6. Bike to Work or Around Town for Errands – Even if you park and bike a little its more than you are doing now, right?
  7. Look for a New Sport To Learn Each Season – Maybe it is swimming in the summer and skiing in the winter, biking, climbing, hiking, running, dance, martial arts – there’s a couple of years of activity in this list
  8. Time your workout to be able to watch the sunrise or set and find inspiration in your chosen hour
  9. Enlist a personal trainer or other professional – An appointment with someone else can keep you focused
  10. FINALLY … HAVE FUN DOING WHATEVER YOU CHOOSE!!!!!

Holiday Exercise

I know its a bit early for the holiday exercise lecture, but ya know what? The stores are already gearing, the parties are being planned, and the frenzy is just around the corner. Many people dread the holidays because they feel they always put on weight. However, with a bit of pre-planning you can make it through the holidays without too much trouble.   First, look at your schedule. For many people the holidays either become overwhelmingly busy or they become a time to not go out because everyone else is so overwhelmingly busy. If you are in either camp or somewhere in between it is a good idea to take realistic stock of how your life changes during the holiday season now. This will allow you to begin to modify workouts that need it now.

Next, start adding intensity to your workouts now while you’ve got the time. This will allow you to continue to workout for the whole time but pump up the caloric burn while you do so. This allows you to begin to cycle your workouts so the upcoming weeks which have more going on you’ll be able to workout shorter durations saving you time but not sacrificing all you’ve gained.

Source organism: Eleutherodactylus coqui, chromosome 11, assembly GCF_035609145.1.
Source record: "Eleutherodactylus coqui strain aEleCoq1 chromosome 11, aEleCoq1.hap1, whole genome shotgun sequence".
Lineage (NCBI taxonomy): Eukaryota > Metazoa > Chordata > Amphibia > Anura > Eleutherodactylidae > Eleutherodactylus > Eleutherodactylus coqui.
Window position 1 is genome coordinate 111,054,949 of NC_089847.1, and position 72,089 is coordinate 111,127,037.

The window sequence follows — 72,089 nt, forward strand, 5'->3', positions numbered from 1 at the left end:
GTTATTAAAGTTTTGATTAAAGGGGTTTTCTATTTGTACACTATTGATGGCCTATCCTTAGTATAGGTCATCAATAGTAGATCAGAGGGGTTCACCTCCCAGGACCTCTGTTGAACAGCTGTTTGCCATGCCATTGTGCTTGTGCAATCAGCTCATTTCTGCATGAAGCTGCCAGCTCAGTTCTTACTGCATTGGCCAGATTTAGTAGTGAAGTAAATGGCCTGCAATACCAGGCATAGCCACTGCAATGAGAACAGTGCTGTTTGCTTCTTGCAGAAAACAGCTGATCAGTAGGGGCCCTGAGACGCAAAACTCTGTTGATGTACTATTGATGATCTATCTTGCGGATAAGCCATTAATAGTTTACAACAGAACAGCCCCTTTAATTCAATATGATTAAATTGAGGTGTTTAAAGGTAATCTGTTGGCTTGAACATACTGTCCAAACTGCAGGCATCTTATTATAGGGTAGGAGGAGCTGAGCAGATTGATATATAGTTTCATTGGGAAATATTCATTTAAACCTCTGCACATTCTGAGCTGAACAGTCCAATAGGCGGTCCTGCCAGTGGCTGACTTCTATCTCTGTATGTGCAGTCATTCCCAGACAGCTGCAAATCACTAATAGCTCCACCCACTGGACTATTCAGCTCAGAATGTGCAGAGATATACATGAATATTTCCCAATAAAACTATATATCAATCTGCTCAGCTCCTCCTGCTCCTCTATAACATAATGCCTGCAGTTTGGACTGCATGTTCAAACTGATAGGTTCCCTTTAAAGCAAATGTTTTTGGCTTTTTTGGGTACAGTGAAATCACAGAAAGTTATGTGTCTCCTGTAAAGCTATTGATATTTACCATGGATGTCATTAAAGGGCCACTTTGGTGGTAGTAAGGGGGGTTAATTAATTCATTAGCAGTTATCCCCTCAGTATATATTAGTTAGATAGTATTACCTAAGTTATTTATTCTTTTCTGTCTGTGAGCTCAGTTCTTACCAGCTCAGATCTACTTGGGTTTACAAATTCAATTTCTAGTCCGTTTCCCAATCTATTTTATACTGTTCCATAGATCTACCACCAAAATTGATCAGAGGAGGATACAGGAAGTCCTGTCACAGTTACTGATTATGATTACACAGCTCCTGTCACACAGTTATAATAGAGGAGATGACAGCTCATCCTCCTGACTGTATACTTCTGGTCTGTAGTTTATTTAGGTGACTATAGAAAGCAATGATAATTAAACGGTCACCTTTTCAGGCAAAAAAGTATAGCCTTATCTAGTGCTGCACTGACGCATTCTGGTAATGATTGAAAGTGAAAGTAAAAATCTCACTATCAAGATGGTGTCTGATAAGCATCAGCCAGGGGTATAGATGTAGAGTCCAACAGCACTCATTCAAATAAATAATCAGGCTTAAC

Finally, remember the 80/20 rule. 80% is going to go as planned and 20% its not. This goes for workouts, party foods, and obligations. So don’t beat yourself up if you show up at the party and they are serving your favorite meatballs drenched in the best sauce ever – I used to cater and this was one of my favorite downfalls during the holidays! The trick is to honor its something you want, have a bit, and if you still have a bit more remember you want the overall picture of your diet and workouts to reflect the 80/20 rule so you might need to make a few changes in the next few days to get back into balance.

Oh – and don’t forget to prioritize your time. Its very possible you don’t need to attend every party, gathering, concert, or whatever you are invited to.

10 Ways to Keep Working Out in Colder Weather

Are you the type of exerciser who loves to workout in summer, when the sun is shining, the weather nice, and the list goes on?  How do you keep working out when the weather turns colder? Here’s 10 ideas of activities to keep you on track this winter.

  1. Re-evaluate your goal. Is it still what you are working toward?
  2. Put your workouts in your calendar